(2) being the payee, endorsee, or assignee of the cognovit note, retains possession of the cognovit note; or
(3) attempts to recover upon or enforce within Indiana a judgment obtained in any other jurisdiction based upon a cognovit note;
Commits a Class B misdemeanor.
In Jaehnen v. Booker, 806 N.E.2d 31 (Ind.App. 2004), the Indiana Court of Appeals reviewed all of the prior Indiana case law regarding cognovit notes and determined that “the evil to be avoided is the lack of due process.” Consequently, a note containing a cognovit clause is enforceable in Indiana so long as the lender does not rely upon such clause. Id., at 36. In such an instance, the lender can effectively sever the cognovit clause while relying on the rest of the enforceable negotiable instrument. Id., at 35. This is true regardless of whether the note was executed in Indiana or another State. Id., at 36.
The location of execution of a cognovit note is relevant for determining whether Indiana will give a foreign judgment full faith and credit. If a cognovit note was executed in Indiana and a judgment is entered in Ohio based on the cognovit provision, Indiana will not recognize the foreign judgment. On the other hand, if the cognovit note was executed in Ohio and a judgment is entered in Ohio, then Indiana will give full faith and credit to the Ohio judgment. See, Cox v. First National Bank of Woodlawn, 426 N.E.2d 426, 430 (Ind.App. 1981).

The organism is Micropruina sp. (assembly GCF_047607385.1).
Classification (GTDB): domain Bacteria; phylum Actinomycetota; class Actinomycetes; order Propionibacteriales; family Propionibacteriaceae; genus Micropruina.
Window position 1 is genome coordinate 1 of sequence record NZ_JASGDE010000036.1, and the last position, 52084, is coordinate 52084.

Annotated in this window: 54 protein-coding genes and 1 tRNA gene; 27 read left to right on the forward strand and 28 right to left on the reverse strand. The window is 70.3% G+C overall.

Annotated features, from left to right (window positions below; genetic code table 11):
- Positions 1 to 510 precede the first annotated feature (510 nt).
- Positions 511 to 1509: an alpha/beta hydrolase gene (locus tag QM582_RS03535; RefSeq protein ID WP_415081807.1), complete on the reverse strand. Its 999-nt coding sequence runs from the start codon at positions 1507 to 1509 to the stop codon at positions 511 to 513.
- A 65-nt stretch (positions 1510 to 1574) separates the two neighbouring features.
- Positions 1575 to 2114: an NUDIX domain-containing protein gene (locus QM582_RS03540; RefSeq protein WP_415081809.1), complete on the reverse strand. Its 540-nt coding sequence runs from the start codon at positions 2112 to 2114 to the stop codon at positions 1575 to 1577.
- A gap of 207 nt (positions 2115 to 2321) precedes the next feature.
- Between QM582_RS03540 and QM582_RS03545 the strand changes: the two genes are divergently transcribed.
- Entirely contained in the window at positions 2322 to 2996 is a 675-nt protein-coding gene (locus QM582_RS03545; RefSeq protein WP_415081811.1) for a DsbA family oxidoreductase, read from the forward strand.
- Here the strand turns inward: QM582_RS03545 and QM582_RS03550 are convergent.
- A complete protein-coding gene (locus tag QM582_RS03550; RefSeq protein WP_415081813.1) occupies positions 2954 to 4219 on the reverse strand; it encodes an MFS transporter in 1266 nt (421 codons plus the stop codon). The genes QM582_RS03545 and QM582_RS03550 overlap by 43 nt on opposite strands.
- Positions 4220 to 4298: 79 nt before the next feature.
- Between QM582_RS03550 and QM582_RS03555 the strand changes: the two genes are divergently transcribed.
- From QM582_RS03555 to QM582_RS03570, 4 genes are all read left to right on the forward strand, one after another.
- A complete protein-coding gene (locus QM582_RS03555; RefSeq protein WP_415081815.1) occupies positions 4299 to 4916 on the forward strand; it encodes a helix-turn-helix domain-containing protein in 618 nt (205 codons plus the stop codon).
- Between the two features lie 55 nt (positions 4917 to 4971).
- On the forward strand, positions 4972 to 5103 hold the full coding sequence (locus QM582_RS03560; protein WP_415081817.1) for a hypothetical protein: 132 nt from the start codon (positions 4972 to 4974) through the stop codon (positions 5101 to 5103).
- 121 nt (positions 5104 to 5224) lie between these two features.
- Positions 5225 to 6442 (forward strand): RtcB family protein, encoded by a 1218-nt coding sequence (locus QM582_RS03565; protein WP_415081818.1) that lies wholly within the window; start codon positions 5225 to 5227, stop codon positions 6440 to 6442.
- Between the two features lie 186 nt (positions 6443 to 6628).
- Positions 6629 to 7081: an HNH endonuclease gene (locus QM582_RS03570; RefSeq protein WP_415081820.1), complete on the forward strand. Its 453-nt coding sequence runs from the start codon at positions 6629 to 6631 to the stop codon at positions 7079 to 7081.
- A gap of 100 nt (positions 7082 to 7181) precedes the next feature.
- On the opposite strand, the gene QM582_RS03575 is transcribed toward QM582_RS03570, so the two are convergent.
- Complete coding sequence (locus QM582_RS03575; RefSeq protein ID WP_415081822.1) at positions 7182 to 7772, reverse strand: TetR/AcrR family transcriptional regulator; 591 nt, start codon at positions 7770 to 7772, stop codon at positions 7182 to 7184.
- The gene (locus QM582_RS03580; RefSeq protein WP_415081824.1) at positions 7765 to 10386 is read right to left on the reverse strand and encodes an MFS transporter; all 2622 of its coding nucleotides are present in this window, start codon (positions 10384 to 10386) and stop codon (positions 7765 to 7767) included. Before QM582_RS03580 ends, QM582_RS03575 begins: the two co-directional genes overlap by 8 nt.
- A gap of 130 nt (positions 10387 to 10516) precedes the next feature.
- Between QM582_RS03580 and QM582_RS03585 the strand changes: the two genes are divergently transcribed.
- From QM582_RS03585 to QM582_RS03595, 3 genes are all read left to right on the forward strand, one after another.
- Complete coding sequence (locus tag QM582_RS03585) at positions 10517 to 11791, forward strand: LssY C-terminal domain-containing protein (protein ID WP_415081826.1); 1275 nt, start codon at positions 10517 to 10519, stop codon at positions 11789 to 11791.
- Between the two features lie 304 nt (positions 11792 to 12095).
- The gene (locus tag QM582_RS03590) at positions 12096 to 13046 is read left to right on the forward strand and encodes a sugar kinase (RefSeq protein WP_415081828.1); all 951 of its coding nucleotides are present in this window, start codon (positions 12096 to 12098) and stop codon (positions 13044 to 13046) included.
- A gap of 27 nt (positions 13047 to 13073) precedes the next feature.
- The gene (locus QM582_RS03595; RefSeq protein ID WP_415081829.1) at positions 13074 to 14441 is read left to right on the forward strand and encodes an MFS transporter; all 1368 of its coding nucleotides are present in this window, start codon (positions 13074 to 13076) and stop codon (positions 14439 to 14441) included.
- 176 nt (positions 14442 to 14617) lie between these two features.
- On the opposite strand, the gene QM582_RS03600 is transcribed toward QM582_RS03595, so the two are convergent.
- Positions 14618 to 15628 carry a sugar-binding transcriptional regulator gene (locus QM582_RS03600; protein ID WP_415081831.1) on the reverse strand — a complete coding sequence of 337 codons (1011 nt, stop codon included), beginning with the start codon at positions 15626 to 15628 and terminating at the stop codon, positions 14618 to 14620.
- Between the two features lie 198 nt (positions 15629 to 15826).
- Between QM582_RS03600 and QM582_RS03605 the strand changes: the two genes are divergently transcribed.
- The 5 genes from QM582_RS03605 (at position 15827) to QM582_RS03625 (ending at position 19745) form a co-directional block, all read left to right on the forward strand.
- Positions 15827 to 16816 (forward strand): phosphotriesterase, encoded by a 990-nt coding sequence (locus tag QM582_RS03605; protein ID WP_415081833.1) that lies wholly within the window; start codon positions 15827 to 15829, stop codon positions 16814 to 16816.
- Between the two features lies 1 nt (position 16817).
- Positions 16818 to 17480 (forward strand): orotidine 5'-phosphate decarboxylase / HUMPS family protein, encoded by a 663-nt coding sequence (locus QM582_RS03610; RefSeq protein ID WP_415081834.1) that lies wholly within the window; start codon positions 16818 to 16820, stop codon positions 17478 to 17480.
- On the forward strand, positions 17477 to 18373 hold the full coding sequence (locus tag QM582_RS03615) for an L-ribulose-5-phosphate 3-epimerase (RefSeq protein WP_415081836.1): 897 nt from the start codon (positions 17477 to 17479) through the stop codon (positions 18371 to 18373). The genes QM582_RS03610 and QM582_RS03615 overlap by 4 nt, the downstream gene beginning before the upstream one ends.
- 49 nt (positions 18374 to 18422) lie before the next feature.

Indiana law recognizes two types of liens that can be asserted by an attorney to recover amounts owed for unpaid services. The first type of lien is provided by Indiana Code § 33-43-4-1, which provides:
An attorney practicing law in a court of record in Indiana may hold a lien for the attorney’s fees on a judgment rendered in favor of a person employing the attorney to obtain the judgment.
This statutory lien only applies in situations where a judgment has been rendered in favor of the client. Therefore, it will rarely be available to counsel that is representing a defendant in litigation. In order to assert such a lien, the attorney must file a notice of the lien including the amount owed with the trial court within sixty (60) days of the date the judgment has been rendered. See, Indiana Code § 33-43-4-2.